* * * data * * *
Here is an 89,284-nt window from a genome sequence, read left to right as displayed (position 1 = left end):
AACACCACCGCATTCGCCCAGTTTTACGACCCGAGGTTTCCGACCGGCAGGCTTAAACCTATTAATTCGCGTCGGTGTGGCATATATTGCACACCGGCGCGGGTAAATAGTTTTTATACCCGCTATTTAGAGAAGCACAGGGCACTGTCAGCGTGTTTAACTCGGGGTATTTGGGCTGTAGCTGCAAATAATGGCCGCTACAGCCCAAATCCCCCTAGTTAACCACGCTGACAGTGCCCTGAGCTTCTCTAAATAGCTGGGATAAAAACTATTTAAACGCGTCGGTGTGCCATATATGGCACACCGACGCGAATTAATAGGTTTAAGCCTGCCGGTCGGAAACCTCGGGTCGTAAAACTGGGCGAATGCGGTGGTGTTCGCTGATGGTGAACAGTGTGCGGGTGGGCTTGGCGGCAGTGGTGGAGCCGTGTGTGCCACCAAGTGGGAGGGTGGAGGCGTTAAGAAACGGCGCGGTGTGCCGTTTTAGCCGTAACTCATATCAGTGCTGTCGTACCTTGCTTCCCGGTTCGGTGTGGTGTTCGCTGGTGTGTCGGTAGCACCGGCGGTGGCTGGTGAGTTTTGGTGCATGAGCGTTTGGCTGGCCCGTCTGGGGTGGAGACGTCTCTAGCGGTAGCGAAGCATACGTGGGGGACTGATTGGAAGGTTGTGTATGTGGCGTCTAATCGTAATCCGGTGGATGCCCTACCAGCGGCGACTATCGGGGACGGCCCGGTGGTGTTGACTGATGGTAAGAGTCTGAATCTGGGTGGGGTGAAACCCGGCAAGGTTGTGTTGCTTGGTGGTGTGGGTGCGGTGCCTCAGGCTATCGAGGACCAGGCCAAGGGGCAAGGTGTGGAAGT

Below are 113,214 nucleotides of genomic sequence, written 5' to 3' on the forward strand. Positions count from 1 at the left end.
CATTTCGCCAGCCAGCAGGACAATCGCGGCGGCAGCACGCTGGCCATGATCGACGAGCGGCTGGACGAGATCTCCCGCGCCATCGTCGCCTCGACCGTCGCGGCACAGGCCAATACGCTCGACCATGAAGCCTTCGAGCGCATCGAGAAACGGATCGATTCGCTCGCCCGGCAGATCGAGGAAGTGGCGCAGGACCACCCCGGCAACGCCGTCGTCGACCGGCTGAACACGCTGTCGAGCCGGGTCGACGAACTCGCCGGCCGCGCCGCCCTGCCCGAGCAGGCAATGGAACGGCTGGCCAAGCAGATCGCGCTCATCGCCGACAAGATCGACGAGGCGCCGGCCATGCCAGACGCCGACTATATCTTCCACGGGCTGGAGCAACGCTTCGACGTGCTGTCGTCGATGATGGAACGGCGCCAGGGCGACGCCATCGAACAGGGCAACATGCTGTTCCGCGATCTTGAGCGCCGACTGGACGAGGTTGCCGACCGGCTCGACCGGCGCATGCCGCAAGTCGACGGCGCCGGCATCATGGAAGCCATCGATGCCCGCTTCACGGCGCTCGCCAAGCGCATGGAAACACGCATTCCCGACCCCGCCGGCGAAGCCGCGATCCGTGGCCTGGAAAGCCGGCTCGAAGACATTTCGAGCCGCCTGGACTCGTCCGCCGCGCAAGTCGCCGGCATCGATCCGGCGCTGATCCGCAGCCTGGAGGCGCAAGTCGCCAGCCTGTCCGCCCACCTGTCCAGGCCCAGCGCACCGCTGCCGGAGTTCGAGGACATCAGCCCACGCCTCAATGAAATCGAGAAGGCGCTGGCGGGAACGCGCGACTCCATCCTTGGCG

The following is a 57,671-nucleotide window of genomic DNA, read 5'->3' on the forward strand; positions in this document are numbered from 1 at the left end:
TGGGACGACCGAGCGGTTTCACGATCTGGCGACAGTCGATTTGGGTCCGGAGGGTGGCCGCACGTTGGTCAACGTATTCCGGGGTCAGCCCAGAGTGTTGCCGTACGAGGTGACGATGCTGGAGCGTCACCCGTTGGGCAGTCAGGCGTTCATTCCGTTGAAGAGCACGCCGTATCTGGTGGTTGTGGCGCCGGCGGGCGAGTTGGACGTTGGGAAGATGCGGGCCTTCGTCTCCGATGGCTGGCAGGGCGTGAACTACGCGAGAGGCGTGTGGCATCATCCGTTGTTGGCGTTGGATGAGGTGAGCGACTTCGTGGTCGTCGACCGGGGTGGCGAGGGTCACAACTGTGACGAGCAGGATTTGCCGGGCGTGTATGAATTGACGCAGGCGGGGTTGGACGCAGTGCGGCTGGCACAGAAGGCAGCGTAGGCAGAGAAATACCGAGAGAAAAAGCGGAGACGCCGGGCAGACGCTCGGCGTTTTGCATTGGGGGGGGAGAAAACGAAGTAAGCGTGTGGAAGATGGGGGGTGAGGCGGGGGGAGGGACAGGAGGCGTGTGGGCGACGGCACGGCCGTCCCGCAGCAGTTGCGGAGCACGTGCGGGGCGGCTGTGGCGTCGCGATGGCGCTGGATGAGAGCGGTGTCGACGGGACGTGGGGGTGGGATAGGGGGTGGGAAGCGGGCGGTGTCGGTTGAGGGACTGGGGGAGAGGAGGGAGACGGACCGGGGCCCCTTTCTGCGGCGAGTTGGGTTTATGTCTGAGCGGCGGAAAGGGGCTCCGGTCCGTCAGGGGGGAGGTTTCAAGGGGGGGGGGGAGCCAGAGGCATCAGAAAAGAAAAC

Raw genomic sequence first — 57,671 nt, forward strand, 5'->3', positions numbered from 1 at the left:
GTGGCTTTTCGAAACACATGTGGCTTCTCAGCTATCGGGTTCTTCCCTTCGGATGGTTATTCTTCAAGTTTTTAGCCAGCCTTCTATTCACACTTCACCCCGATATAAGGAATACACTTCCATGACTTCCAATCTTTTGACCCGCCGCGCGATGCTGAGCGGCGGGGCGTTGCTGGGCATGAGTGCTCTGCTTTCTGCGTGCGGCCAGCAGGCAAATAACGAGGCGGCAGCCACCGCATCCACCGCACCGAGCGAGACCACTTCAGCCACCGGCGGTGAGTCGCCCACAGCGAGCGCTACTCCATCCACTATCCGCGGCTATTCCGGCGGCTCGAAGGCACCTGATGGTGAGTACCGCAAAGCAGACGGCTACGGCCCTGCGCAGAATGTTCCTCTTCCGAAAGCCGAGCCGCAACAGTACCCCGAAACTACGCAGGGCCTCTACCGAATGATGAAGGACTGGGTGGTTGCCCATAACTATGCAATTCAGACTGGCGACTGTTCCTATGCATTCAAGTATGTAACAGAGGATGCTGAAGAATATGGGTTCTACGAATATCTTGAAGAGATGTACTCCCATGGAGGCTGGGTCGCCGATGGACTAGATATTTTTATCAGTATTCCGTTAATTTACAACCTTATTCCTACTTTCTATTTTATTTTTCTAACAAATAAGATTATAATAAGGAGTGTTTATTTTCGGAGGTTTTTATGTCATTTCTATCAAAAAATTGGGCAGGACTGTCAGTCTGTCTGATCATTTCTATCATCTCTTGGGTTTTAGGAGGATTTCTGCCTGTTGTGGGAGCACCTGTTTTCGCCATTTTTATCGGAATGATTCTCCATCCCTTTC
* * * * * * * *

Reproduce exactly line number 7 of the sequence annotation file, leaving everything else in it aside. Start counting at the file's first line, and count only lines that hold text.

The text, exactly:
Raw genomic sequence first — 57,671 nt, forward strand, 5'->3', positions numbered from 1 at the left: